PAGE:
On Presuppositionalism …

I have as of late been posting about one topic which is both a counter to Atheistic criticisms of just belief in God and that defeats the Presuppositionalist complaint of needing a basis for all beliefs, or that all beliefs must be justified through reason or reasons to assert.

I am unconcerned with the Atheist’s criticisms because I agree with them, and generally they agree with how I do in fact justify my beliefs about God.

The Presuppositionalist is a spurious creature however. Their argumentation platform is actually more related to “Foundationalism” than to anything Van Til proposed. Their idea is that a belief must ultimately​ be traced back to a special kind of belief that must also be justified but cannot be justified by other beliefs. This sort, they call “Properly Basic”, or “Cornerstone Propositions”.

The idea is that in order to say justfication hinges on reliable methods, for example, there must be a properly basic belief that “the future resembles the past” or “there is general order to change over time, uniformity, regularity, order” and so on. The problem lies in the fact that if we merely justify these beliefs through presuming or assuming these are in fact the case, then the “foundation” is not truth. It follows then that it is literally meaningless as a preliminary for justifying other, non basic beliefs such as the initial belief that justification hinges on reliable methods; which pragmatically and justly affirms that belief time and again. The common complaint that Science isn’t the basis of Science or that it doesn’t justify itself using itself is moribund. The evident, obvious fact that it works not only vindicates Science and its methods and philosophies, it is justified because by “true” we can only mean “it works” and in a particular way which correlates to the subject of the “work”; ie. a demonstration that a proposition is describing a real state of affairs.

It suffices that Foundationalism isn’t a very interesting theory of human knowledge in Epistemology and is generally​ easy to defeat, as I initially attempted above.

However, we can indeed agree for the sake of argument that there must be a foundational belief outside of rational criticism because it is justified aside from other beliefs. We can also take up the charge that all beliefs must be justified. This is where I engage “entitlement” in the various forms given by Dretske, Wright, Burge, and Peacocke.

Entitlements are beliefs that are warranted because they are apparent and obvious, compelling, in terms the Foundationalist describe properly basic beliefs. However, we don’t presume these things or assume these things are true. We consently hold to the Foundationalist change that there are justified beliefs for which reason and evidence are not required. So where Foundationalism yields to self-refutation (no rational person would say supposition is justification, or that assuming is either), entitlements purport to be beliefs which are obviously true, and unlike Foundationalism again, defeasible.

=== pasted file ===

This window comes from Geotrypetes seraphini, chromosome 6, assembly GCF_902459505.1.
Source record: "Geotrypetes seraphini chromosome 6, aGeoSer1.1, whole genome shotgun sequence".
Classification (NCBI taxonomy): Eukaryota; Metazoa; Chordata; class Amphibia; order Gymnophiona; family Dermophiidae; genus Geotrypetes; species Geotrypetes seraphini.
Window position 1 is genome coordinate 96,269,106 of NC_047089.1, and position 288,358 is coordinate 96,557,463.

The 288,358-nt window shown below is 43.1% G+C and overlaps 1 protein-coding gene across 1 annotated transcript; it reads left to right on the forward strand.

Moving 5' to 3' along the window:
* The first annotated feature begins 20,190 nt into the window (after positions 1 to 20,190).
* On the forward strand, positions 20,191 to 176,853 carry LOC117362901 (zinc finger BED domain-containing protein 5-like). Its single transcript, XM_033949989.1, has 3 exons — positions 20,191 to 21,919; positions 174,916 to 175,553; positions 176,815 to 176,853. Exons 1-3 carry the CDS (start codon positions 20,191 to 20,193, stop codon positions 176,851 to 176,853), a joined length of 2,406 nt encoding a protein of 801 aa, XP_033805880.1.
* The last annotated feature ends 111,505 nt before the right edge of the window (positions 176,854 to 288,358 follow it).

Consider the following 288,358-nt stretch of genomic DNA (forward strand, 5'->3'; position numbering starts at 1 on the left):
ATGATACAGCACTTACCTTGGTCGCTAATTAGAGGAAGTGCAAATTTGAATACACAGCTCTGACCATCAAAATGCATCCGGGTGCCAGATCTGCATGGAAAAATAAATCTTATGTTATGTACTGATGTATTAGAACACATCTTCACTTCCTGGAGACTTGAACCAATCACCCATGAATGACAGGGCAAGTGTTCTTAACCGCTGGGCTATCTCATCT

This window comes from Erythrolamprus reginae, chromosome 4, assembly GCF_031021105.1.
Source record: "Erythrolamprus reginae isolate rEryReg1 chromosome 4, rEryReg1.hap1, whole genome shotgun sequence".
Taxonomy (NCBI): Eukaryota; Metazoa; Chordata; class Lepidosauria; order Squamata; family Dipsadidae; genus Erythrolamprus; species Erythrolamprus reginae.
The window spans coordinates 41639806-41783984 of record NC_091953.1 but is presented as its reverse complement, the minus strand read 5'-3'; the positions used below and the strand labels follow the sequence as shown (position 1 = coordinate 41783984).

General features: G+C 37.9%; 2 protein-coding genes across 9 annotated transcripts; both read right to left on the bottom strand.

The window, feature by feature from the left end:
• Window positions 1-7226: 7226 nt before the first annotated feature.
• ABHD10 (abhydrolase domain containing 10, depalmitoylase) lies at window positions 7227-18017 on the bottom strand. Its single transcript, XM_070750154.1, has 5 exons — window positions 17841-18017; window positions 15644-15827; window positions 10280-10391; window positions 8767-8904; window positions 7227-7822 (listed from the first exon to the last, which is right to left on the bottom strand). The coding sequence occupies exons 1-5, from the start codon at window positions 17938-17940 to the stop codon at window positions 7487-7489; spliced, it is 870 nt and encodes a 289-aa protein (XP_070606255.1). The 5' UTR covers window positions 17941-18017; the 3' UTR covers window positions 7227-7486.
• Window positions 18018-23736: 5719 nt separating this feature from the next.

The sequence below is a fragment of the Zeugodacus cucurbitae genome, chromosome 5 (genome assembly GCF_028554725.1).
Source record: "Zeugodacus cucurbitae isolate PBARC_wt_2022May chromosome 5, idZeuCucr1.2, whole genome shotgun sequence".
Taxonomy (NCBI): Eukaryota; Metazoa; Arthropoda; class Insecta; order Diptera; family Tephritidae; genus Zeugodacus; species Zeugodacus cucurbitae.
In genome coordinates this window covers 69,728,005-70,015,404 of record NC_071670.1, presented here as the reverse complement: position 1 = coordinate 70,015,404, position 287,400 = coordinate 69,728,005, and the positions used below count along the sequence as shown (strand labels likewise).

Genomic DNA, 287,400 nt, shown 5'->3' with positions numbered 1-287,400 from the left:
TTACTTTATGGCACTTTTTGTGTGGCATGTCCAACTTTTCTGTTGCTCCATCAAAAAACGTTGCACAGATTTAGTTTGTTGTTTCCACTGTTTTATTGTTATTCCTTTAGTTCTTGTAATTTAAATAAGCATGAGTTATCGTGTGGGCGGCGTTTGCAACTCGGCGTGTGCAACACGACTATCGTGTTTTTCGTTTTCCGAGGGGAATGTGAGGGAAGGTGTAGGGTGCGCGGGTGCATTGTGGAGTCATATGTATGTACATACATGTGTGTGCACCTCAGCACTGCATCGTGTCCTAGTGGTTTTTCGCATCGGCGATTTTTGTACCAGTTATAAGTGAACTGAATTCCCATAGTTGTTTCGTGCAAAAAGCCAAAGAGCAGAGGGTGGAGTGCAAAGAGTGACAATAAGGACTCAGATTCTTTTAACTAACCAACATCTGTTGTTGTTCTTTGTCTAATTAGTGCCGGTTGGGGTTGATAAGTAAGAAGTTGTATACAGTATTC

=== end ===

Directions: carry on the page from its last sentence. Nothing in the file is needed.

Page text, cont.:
The Atheist may worry that we can’t or shouldn’t say any belief is warranted without reason or evidence, but then several assurances follow. First, that “God” or any other metaphysical proposition cannot be an entitlement by definition. Second, that a volume, a volley, a landslide of examples of warranted beliefs which are properly basic do exist. Third and last is that the Skeptic is going to be more inclined to want some other basis of their Epistemology than beginning with presumption and assumption, and entitlements provide just that.

And for interesting trivia, notice those in the list of Anti-Foundationalists:

Roy Bhaskar
Jacques Derrida
John Dewey
Stanley Fish
Michel Foucault
G.W.F. Hegel
William James
Friedrich Nietzsche
Charles Sanders Peirce
Richard Rorty
Wilfrid Sellars
Ludwig Wittgenstein

Each in their own way defeat this idea of the need of foundations, be it Derrida making the case that beliefs are tied to language more than reality, or Peirce describing a closure principle of beliefs much like the web of meaning created by the words in a dictionary, though in the broadest sense all beliefs entail other beliefs cleanly, semiotically without any other problems like foundations.

In the end, the Presuppositionalist is claiming we presuppose some beliefs, but what they imply is that we only merely assume they are true and since assumptions create assess, as the saying goes, “God” (whatever the hell that term means!) ought to be the foundation for all knowledge claims. But that just carries assumption into credulity and desire and definition. In contrast, Entitlements are neither presumed true nor assumed true. They are asserted true and find warrant in their obviousness as being the case and for the fact that the only sort of reasoning which can be done about them is to justify doubting they are true; which of course no one can do, especially since the Entitleist can adopt all the initial positions of the Presuppositionalist yet not contradict itself in the end.

No, Presuppositionalist, I don’t presume anything in any of my beliefs; they are all justified beliefs that are either so, obviously, or not so obviously which then requires me to otherwise argue their justification.

Just a thought.

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